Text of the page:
Safe Prescribing of Drugs with Potential for Misuse/Diversion was developed over the past year as an evolution to a previous document entitled Prescribing Principles, which failed to prevent an increasing toll of prescription drug misuse and overdose deaths in this province. The decision to reframe what is essentially the same advice as a standard rather than a guideline was based on what the College saw as a need to provide more authoritative direction to the profession in the context of Dr Perry Kendall’s recent description of BC’s health care emergency of opioid misuse and overdose.
The authors write that the professional standard does not explicitly make an exception for active cancer, palliative, and end-of-life patients. In fact it does, but perhaps greater clarity or emphasis on this point would be helpful when the standard is next reviewed.
The College does not accept that the professional standard in any way fails to account for the welfare of patients with mental illness or contributes to the stigmatization of these patients. A large part of the impetus to provide more authoritative direction for safe prescribing was evidence before the College—that it is often patients with concurrent diagnoses of mental illness or addiction who are the victims of the adverse and sometimes fatal side effects of inappropriate long-term opioid treatment.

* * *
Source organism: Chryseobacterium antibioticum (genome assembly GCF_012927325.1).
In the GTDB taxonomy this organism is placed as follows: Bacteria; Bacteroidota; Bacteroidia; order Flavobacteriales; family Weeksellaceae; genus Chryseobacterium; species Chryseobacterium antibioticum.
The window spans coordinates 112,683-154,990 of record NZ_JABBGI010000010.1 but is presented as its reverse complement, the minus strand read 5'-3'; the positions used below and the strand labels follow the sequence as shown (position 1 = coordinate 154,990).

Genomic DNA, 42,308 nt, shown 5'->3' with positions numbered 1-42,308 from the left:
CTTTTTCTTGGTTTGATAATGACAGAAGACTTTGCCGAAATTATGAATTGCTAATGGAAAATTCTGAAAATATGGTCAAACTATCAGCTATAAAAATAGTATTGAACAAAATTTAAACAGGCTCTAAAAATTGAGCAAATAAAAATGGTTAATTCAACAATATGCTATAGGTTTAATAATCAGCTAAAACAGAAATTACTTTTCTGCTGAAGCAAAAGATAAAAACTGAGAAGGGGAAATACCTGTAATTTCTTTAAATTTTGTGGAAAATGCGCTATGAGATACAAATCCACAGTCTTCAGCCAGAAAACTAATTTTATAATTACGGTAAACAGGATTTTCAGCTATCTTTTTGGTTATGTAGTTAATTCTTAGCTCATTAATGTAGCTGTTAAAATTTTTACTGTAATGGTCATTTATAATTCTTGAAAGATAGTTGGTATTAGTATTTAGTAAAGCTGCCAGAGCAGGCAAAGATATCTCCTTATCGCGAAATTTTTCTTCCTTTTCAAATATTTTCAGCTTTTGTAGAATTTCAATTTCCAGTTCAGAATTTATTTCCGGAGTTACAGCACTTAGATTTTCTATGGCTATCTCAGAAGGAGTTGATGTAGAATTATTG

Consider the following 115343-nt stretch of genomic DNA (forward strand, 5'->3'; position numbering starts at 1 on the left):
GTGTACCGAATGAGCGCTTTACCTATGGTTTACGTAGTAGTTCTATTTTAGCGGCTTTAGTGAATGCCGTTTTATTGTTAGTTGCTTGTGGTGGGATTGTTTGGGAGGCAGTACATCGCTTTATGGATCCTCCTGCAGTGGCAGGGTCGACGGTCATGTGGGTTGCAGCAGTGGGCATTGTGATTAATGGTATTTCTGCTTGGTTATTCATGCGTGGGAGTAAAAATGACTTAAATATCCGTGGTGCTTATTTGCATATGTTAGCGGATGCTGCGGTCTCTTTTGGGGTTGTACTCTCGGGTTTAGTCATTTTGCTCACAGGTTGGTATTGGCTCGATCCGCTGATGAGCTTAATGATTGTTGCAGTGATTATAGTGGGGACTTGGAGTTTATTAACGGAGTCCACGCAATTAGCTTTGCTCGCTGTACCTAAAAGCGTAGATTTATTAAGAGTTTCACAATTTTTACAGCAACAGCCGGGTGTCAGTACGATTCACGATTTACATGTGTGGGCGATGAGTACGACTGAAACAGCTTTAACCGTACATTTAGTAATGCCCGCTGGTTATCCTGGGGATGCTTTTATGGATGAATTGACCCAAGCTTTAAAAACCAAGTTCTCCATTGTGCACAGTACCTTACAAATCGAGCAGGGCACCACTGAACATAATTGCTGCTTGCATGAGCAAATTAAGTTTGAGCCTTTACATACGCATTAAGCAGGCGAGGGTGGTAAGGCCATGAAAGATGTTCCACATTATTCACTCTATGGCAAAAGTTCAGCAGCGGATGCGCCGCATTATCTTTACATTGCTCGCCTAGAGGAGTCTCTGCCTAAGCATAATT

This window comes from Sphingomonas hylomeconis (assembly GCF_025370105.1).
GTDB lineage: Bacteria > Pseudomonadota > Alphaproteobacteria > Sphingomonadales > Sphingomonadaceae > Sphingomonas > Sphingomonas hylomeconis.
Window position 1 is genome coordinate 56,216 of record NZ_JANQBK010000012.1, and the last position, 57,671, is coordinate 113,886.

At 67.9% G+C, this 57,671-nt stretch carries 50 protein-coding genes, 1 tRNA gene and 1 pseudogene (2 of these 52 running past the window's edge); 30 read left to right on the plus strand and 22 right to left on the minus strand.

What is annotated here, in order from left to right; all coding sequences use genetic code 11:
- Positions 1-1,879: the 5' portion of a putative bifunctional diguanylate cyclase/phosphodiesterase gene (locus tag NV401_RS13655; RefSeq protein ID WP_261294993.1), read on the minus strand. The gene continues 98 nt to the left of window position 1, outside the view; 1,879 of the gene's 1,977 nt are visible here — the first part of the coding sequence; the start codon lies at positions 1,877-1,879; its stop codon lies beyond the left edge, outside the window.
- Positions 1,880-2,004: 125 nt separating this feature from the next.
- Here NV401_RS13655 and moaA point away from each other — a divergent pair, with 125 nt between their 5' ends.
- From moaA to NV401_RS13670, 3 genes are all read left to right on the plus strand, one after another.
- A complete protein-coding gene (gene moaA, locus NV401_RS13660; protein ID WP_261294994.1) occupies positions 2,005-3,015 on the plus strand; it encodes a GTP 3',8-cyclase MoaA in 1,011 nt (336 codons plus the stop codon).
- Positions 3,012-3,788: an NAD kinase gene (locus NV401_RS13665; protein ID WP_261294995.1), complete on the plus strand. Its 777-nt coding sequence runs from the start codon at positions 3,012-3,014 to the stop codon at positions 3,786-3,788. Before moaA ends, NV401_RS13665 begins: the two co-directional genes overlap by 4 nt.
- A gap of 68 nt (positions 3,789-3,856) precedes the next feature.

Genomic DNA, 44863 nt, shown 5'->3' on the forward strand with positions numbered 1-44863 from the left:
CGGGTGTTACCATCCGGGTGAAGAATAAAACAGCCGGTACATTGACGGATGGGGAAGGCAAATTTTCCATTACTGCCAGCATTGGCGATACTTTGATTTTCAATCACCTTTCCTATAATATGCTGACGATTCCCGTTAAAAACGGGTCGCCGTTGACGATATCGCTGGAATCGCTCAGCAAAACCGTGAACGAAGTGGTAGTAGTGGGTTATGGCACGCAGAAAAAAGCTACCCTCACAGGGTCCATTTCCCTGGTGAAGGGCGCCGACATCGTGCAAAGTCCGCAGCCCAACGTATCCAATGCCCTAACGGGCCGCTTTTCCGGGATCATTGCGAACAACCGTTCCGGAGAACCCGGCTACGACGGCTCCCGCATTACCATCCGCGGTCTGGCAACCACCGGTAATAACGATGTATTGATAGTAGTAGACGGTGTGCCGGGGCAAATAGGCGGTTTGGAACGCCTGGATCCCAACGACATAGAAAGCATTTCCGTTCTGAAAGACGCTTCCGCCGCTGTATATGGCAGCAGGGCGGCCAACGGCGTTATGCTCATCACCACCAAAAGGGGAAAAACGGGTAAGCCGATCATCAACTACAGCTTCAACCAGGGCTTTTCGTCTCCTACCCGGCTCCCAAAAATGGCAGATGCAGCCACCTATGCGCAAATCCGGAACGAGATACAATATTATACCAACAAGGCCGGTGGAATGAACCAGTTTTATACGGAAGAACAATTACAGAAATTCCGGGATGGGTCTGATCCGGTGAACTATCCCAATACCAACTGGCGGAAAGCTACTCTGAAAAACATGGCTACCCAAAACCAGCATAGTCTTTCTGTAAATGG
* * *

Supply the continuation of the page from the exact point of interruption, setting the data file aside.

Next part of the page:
—Gerrard A. Vaughan, MD
President, College of Physicians and Surgeons of British Columbia
—Heidi M. Oetter, MD
Registrar and CEO, College of Physicians and Surgeons of British Columbia
Above is the information needed to cite this article in your paper or presentation. The International Committee
of Medical Journal Editors (ICMJE) recommends the following citation style, which is the now nearly universally
accepted citation style for scientific papers:
Halpern SD, Ubel PA, Caplan AL, Marion DW, Palmer AM, Schiding JK, et al. Solid-organ transplantation in HIV-infected patients. N Engl J Med. 2002;347:284-7.
About the ICMJE and citation styles
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